6 Free Alternatives to Public School

6 Free Alternatives to Public School6 Free Alternatives to Public SchoolWhether you are choosing a kindergarten for the first time or moving onto a new middle school or high school, there is no decision more difficult - and more important - than your child's education.
When my oldest was in kindergarten, I never gave a thought to where she would go to school. The elementary down the street posted a sign for kindergarten roundup, and I showed up. The year was just pretty blah, but I had nothing to compare it to. She wasn't excited about school. She wasn't excited about learning. But, I still had no idea there was really any other option - short of moving out of our recently built home.

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The next few years were a little better. Her third grade was awesome - we had a young teacher with fabulous ideas that made for an interesting experience for our daughter. I finally saw hope. Until the fourth grade. It was pretty much a nightmare, but it's so hard to change schools. In our school system, fifth grade transitions to intermediate school, so we decided to give it another go.

But, I knew I couldn't start the process all over again with our middle child. This time, we did our research. We landed on private Montessori, which turned out to be no where near the expense I had feared. We now have three children at that same Montessori school (let's just say the new school wasn't a good fit for her either), but I've spent the last several months doing my research all over again.

Our school teaches through the eight grade, and our oldest will be in high school next year. And, private high school? Um, it costs more than our three girls' tuition all together! That is very clearly out of the question, so it was back to the drawing board for us. Here are a few alternatives we've found along the way:

Charter Schools: Charter schools are public schools - sponsored by universities, non-profits or corporations - and typically specialize in a certain field or educational style. Because they are publicly or privately funded, charter schools are free statewide, where available. Here in Indiana, we have more than 70 charter schools, and every resident is eligible to attend for free. There is typically an application process and may be a lottery or wait list.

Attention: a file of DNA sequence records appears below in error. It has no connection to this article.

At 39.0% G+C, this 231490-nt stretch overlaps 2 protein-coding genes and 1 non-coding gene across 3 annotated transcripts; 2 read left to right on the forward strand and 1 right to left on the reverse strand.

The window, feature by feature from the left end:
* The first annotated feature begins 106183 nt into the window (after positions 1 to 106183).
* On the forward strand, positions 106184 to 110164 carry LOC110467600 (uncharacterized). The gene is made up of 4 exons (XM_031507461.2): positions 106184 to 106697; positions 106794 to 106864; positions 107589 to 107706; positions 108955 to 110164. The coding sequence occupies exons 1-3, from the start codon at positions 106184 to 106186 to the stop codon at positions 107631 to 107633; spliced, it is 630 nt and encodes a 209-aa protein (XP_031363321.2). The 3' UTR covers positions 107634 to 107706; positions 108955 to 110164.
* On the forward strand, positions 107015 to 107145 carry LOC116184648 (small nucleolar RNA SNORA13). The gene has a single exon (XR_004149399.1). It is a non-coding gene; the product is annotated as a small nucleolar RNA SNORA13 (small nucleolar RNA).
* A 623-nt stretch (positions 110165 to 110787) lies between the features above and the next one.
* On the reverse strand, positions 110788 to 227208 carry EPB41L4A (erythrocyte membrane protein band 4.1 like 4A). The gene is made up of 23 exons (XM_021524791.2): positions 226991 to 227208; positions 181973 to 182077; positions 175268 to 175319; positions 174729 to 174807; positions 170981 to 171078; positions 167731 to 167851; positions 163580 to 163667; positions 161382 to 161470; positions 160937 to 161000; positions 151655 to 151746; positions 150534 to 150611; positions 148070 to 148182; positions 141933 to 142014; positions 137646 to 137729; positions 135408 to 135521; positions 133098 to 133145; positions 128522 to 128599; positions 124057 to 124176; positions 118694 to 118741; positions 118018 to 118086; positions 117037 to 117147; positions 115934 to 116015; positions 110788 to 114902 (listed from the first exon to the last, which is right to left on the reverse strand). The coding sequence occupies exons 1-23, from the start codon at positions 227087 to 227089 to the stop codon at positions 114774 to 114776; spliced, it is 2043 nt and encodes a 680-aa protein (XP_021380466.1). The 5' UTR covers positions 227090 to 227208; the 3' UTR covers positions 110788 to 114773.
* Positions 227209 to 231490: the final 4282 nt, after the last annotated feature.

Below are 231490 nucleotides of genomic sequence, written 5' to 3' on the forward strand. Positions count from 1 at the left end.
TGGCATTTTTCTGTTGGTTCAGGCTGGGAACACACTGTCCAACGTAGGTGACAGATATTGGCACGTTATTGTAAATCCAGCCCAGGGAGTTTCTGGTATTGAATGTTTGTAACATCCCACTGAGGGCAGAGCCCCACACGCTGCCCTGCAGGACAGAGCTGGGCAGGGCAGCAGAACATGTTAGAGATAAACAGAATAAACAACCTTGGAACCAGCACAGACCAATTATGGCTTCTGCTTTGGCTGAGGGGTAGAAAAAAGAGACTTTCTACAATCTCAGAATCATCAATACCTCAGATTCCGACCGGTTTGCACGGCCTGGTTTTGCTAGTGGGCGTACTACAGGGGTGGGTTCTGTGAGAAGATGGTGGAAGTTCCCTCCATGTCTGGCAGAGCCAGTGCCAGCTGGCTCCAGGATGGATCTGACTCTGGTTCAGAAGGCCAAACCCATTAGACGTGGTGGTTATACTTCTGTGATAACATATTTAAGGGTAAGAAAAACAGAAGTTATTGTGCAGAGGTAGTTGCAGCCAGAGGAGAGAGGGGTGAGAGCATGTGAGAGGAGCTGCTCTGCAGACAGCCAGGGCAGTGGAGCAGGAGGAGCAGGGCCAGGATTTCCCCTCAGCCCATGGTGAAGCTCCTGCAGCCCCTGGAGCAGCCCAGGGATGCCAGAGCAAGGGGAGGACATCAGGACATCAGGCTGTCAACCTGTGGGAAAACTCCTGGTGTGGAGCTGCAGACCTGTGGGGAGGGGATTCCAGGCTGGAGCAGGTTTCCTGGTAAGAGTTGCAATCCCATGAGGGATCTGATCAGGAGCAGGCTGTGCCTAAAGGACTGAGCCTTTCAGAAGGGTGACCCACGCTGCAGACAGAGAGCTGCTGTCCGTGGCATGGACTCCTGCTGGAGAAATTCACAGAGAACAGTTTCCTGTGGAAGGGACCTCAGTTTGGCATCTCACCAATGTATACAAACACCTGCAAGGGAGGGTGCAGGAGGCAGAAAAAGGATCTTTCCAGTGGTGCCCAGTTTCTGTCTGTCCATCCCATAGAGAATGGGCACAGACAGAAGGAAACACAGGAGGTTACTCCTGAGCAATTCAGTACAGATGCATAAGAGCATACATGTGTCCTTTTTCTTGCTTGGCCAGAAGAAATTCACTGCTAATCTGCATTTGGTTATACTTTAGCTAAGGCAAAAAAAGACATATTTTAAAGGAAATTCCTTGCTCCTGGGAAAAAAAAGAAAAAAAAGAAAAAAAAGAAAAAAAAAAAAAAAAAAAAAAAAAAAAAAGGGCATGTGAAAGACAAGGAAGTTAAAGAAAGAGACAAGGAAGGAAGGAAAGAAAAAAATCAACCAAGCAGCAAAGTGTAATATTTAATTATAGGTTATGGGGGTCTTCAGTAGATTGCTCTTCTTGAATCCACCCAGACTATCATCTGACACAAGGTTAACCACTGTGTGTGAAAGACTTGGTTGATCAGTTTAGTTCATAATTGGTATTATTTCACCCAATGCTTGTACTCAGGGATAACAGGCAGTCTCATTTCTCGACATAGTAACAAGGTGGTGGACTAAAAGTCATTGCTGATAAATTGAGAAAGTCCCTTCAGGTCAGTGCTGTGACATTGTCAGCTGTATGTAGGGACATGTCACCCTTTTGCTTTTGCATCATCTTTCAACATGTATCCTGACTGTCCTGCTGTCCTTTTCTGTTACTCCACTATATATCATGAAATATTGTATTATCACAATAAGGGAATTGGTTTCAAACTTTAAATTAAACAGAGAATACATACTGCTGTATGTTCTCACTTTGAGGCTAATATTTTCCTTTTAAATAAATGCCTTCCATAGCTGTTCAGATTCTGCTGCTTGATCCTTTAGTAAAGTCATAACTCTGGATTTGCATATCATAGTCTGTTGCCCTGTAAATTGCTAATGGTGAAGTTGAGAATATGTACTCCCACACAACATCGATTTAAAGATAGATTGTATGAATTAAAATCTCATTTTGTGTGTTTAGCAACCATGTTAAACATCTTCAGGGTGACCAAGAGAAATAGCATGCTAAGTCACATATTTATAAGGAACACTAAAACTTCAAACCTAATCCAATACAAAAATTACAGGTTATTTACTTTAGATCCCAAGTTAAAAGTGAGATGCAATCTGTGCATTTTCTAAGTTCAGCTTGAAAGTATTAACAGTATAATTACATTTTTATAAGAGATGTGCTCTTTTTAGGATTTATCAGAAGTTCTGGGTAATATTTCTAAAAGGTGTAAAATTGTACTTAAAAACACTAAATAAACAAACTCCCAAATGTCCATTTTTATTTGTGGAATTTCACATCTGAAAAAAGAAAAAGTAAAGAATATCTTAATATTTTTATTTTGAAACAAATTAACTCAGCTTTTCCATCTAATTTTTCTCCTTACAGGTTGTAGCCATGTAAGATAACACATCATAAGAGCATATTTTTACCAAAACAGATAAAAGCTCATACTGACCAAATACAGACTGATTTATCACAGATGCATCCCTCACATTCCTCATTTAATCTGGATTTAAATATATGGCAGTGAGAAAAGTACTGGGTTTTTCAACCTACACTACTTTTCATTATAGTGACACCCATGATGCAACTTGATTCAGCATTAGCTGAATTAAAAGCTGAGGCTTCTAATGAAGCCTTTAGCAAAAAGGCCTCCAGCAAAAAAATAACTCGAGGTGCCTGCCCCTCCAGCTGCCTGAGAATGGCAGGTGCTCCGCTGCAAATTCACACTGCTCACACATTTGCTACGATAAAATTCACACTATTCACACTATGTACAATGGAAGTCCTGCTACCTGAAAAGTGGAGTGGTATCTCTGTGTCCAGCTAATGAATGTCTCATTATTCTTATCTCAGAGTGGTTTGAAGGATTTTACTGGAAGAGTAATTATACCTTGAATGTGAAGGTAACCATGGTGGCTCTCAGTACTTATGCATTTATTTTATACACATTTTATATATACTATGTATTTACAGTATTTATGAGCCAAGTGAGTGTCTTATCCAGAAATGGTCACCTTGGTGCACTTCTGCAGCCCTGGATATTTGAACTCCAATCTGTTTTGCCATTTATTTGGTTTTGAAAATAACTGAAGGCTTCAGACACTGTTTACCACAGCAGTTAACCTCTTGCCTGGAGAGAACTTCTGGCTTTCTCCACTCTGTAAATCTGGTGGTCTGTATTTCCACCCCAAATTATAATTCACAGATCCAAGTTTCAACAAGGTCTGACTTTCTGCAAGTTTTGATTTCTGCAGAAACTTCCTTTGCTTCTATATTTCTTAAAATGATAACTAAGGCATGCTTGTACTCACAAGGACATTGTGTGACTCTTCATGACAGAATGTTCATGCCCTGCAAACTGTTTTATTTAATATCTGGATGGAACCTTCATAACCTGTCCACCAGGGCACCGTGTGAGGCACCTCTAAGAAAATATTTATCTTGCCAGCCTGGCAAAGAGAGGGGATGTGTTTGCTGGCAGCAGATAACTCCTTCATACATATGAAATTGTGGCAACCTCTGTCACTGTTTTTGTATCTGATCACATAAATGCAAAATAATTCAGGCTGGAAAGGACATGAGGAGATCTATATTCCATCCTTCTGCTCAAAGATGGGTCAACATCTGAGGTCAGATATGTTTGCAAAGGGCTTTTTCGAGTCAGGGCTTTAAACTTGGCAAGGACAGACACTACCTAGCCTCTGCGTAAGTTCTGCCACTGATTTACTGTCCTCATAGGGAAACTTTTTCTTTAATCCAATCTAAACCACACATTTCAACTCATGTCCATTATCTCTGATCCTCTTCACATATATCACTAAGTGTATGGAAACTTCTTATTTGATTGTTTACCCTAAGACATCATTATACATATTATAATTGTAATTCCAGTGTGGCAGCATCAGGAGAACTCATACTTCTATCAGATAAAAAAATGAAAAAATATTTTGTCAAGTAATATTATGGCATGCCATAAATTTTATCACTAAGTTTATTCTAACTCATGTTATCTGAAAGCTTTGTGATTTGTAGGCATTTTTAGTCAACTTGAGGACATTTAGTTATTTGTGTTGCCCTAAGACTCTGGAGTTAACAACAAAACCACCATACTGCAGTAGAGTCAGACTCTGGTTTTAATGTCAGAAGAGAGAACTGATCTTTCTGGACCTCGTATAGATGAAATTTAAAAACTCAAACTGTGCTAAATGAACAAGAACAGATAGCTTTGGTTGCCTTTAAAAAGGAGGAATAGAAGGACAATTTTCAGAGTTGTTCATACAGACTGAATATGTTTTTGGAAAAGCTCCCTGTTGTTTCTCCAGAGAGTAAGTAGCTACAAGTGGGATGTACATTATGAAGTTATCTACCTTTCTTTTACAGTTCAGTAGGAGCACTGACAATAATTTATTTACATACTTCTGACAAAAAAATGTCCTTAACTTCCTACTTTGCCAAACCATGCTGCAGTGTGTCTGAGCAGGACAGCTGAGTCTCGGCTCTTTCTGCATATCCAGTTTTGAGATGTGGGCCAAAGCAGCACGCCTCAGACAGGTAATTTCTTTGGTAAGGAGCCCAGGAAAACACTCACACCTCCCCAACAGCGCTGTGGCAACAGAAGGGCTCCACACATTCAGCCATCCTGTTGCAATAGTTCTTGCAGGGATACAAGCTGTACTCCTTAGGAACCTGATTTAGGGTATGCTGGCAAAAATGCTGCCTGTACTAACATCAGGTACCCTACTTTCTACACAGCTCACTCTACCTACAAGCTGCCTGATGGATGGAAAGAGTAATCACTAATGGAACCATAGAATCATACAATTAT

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Homeschool: While it is completely free to educate your own child, there will be plenty of expenses involved in books, curriculum, supplies, and field trips. (Family memberships can help a lot here!) We (okay, I) decided early on that this was not the right fit for us, but I admire those who take education into their own hands.

Magnet Schools: Magnet schools are similar to charter schools in that they are publicly available and usually specialize in curriculum or style. These are fully publicly funded, though, so the scope is more limited. Your child can attend a magnet school if there is one in your district, but there will be an application process and likely a long waiting list.

Online Schools: If homeschooling isn't completely your thing, you can be a learning coach through an online school instead. Courses are provided online, while the parents supervise to keep the child's learning on track. You will find both private online schools and tuition-free public schools.

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Parochial Schools: There are a few private, parochial schools in this area that are tuition-free for parish members. I don't know much about the process, but my understanding from friends is that as long as you are members in good standing (typically including tithing requirements), you can apply. You're probably looking at another wait list, but it is a strong option if you have one available.

Private School Scholarships: While not necessarily free, I did want to include private schools on the list because people are not always aware of discounts, grants, and scholarships that may be available to them.

Of course, like any school, even these options are not all created equally. Do your homework, ask around, tour the schools.

The teen's current teachers were very knowledgeable about the charter schools in our area. We eliminated several on their recommendations and found a charter school based in classical education that our daughter loves. And, while I'm not a big fan of the drive, we are thrilled to find a school that feels like such a good fit for her - without a massive tuition bill for us.

- By Heather Sokol
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